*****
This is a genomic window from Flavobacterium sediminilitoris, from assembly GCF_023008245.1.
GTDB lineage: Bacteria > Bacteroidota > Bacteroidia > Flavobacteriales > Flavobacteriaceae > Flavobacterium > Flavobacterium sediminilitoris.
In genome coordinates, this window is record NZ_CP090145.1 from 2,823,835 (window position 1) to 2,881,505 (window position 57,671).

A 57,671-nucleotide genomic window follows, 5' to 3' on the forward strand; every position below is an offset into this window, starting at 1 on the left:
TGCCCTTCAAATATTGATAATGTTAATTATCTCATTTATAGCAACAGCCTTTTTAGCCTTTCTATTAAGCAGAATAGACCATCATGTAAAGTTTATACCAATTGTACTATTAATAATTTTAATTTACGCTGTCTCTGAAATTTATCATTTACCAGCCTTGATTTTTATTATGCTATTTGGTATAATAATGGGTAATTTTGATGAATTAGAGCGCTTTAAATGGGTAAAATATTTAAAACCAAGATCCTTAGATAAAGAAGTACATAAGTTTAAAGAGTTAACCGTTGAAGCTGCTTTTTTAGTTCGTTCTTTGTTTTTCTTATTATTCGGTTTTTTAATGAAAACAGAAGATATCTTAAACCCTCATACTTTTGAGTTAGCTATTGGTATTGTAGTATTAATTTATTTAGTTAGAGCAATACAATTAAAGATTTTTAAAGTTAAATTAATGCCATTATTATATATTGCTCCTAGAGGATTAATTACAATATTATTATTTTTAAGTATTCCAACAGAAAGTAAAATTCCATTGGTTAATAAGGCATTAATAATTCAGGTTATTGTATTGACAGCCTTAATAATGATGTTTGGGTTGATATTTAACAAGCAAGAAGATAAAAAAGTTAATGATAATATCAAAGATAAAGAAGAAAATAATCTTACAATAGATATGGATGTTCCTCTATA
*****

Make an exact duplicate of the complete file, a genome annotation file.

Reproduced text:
This is a genomic window from Flavobacterium sediminilitoris, from assembly GCF_023008245.1.
GTDB lineage: Bacteria > Bacteroidota > Bacteroidia > Flavobacteriales > Flavobacteriaceae > Flavobacterium > Flavobacterium sediminilitoris.
In genome coordinates, this window is record NZ_CP090145.1 from 2,823,835 (window position 1) to 2,881,505 (window position 57,671).

A 57,671-nucleotide genomic window follows, 5' to 3' on the forward strand; every position below is an offset into this window, starting at 1 on the left:
TGCCCTTCAAATATTGATAATGTTAATTATCTCATTTATAGCAACAGCCTTTTTAGCCTTTCTATTAAGCAGAATAGACCATCATGTAAAGTTTATACCAATTGTACTATTAATAATTTTAATTTACGCTGTCTCTGAAATTTATCATTTACCAGCCTTGATTTTTATTATGCTATTTGGTATAATAATGGGTAATTTTGATGAATTAGAGCGCTTTAAATGGGTAAAATATTTAAAACCAAGATCCTTAGATAAAGAAGTACATAAGTTTAAAGAGTTAACCGTTGAAGCTGCTTTTTTAGTTCGTTCTTTGTTTTTCTTATTATTCGGTTTTTTAATGAAAACAGAAGATATCTTAAACCCTCATACTTTTGAGTTAGCTATTGGTATTGTAGTATTAATTTATTTAGTTAGAGCAATACAATTAAAGATTTTTAAAGTTAAATTAATGCCATTATTATATATTGCTCCTAGAGGATTAATTACAATATTATTATTTTTAAGTATTCCAACAGAAAGTAAAATTCCATTGGTTAATAAGGCATTAATAATTCAGGTTATTGTATTGACAGCCTTAATAATGATGTTTGGGTTGATATTTAACAAGCAAGAAGATAAAAAAGTTAATGATAATATCAAAGATAAAGAAGAAAATAATCTTACAATAGATATGGATGTTCCTCTATA